It's like, oh, that's really pretty, but that's because the sky is super smoggy.

That's what I was trying to explain earlier. I'm so invested in the relationship between image and reality. That's summed up in the title: California Lite. California has always been this dream place. Even to this day, I love that people in Portland are like, "Ooh, I'm moving to LA, its' going to be great." That dream has not ended, you know? I'm so into the image and then the reality. Not to say that they are exactly opposite, but exploring the duality.

I love visiting LA, but then there are times where you're like, "How can anyone live here?"

It's kind of a place of broken dreams. Don't get me wrong, I loved living there. It was incredibly inspirational.

So when did you move to Portland?

Right around Christmas the beginning of 2009.

Does that same duality exist in Portland? Shows like Portlandia poke fun of the idea of Portland being this artistic heaven. Does that ring true to you?

Sure. It's totally true. That show, it may be flawed in certain ways, but it's coming from something that is real, and something that is really happening. And it's funny.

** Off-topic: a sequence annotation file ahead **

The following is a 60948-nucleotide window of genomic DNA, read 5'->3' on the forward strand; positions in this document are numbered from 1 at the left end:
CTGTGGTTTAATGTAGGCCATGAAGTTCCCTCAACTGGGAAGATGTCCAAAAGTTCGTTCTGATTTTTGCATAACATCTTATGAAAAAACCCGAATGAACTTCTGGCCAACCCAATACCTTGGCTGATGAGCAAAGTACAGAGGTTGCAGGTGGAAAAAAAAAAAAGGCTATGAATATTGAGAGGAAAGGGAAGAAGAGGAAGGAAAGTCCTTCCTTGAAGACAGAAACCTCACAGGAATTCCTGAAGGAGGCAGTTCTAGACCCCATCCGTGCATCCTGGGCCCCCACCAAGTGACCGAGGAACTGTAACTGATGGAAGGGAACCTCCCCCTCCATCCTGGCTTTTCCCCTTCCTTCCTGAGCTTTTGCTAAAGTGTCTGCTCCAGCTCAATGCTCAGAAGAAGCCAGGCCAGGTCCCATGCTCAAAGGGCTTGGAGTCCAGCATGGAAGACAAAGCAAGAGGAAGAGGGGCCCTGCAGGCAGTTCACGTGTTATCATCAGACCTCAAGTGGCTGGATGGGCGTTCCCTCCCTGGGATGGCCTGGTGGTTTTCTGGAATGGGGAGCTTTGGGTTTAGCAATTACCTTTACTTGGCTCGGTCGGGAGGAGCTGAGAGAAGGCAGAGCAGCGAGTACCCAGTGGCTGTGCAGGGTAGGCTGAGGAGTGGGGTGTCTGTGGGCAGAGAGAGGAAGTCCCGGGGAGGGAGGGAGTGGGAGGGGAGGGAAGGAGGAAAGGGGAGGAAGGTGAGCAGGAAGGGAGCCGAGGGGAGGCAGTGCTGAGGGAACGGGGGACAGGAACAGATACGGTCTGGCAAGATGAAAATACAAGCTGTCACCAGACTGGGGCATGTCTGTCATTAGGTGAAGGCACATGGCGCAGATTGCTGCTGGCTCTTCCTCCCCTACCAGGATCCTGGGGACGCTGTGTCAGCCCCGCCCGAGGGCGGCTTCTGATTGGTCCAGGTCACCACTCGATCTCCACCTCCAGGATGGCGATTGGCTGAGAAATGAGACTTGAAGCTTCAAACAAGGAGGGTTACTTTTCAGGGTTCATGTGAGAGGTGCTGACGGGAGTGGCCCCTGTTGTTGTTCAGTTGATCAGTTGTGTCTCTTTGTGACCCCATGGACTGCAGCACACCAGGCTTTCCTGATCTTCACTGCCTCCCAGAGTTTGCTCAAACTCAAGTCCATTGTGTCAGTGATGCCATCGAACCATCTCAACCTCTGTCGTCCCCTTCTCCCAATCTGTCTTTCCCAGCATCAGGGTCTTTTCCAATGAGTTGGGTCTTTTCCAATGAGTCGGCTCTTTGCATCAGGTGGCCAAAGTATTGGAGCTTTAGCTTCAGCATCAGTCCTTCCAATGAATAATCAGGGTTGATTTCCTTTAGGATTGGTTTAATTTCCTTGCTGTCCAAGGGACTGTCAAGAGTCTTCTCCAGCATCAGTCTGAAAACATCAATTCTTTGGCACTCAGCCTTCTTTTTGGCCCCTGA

I feel like you have to really truly love a place in order to make a show like that. They don't hate Portland, but I could do that with Phoenix: point out all the flaws and snicker, but at the end of the day, I'm here because I want to be here.

Right. Yeah. Portlandia is funny, and Portland has its own issues. Ultimately for me, though -- California is this incredible symbol, and it has been for decades. It's too powerful not to play around with.

A lot people in Phoenix talk about moving to Portland, to the point of it becoming a joke. But Phoenicians move to Portland to achieve some sort of Northwest dream.

Let me put it this way - I play bigger shows in Phoenix than I do in Portland. I guess I'm kind of new. I know that sounds kind of funny, but I just moved back. And oddly enough, I don't play many local shows. So, we'll all this awesome community of musicians, and I'm in with all these incredible bands and musicians, but it's not like I'm a giant star in Portland, or even close. Maybe that's why I like it. I just go around and live my life. Visit my friends recording studio and play a little bit, and then I go on tour.

It's so easy to be extremely mobile. I mean, Phoenix is way cooler than Portland in a lot of ways. It's because Portland has already transcended being cool. It's not cool anymore.

[Laughs] Portland is so cool that it's not cool anymore?

Yeah, it's cooler now to stay in Phoenix. I should tell all the Phoenix hipsters that move to Portland, "Hey, it's cool in Phoenix again."